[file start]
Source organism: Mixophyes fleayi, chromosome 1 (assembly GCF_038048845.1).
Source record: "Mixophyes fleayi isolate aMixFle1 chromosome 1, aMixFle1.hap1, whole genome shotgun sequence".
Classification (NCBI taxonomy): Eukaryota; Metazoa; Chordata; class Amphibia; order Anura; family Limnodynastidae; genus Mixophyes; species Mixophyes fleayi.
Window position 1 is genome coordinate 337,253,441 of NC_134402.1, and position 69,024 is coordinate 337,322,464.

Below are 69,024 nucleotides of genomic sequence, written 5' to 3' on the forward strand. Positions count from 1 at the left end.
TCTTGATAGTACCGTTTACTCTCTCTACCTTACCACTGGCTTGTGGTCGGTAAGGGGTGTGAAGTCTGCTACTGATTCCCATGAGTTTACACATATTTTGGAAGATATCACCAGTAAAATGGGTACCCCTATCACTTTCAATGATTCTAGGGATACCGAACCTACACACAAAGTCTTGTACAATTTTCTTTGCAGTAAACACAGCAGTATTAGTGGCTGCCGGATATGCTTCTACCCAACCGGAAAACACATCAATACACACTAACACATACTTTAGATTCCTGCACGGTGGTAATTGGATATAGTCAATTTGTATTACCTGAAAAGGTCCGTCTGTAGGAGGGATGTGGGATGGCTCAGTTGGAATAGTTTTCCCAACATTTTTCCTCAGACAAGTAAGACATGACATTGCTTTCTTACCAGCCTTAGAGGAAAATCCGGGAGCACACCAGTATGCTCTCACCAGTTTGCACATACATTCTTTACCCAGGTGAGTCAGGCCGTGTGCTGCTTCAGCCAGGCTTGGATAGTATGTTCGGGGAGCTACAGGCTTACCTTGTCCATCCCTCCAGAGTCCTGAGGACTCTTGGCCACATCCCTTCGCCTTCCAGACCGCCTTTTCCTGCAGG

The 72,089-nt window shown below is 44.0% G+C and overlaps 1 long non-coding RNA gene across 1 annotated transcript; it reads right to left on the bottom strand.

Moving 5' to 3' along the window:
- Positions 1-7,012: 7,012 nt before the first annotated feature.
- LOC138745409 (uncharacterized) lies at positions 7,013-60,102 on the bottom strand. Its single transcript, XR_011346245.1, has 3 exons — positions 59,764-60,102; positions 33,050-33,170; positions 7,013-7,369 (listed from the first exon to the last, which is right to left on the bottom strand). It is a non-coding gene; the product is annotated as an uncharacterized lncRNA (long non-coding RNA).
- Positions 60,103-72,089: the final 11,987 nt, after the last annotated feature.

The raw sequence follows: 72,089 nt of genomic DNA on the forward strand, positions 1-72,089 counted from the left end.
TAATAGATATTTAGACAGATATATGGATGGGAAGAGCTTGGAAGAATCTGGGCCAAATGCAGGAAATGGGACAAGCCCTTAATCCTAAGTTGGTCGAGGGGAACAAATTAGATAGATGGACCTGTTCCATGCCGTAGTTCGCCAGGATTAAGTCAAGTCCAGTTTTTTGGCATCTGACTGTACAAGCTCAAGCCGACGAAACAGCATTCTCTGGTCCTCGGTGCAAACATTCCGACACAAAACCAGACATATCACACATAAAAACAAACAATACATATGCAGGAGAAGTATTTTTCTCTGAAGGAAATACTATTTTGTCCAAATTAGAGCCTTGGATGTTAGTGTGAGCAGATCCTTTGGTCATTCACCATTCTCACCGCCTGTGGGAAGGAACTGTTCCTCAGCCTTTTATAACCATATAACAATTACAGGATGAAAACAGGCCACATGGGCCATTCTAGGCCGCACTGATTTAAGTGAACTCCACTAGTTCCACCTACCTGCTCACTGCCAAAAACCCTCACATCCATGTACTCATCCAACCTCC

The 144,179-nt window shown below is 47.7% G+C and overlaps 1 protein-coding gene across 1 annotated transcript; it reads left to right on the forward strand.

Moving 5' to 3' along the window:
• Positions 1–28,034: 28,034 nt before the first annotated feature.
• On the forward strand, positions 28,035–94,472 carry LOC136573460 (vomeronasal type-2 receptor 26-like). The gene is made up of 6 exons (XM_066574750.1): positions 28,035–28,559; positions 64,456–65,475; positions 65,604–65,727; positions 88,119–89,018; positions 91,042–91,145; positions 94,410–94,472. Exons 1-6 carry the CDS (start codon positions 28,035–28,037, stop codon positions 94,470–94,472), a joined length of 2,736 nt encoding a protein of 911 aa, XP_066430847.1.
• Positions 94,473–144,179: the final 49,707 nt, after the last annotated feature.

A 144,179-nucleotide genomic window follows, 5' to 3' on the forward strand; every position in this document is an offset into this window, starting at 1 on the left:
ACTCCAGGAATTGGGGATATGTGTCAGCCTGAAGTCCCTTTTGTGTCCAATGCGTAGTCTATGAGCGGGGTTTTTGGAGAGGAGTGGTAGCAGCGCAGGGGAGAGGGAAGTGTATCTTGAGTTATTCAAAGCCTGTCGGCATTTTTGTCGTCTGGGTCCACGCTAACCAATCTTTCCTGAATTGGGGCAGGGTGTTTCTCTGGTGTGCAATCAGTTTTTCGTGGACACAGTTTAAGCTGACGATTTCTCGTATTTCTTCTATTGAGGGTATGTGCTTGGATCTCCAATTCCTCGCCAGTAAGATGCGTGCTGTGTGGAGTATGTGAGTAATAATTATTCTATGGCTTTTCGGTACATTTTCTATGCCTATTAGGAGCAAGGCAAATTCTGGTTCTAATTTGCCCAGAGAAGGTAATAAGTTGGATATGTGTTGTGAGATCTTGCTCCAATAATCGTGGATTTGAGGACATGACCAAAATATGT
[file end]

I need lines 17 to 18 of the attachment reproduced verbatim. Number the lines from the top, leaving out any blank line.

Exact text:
• On the forward strand, positions 28,035–94,472 carry LOC136573460 (vomeronasal type-2 receptor 26-like). The gene is made up of 6 exons (XM_066574750.1): positions 28,035–28,559; positions 64,456–65,475; positions 65,604–65,727; positions 88,119–89,018; positions 91,042–91,145; positions 94,410–94,472. Exons 1-6 carry the CDS (start codon positions 28,035–28,037, stop codon positions 94,470–94,472), a joined length of 2,736 nt encoding a protein of 911 aa, XP_066430847.1.
• Positions 94,473–144,179: the final 49,707 nt, after the last annotated feature.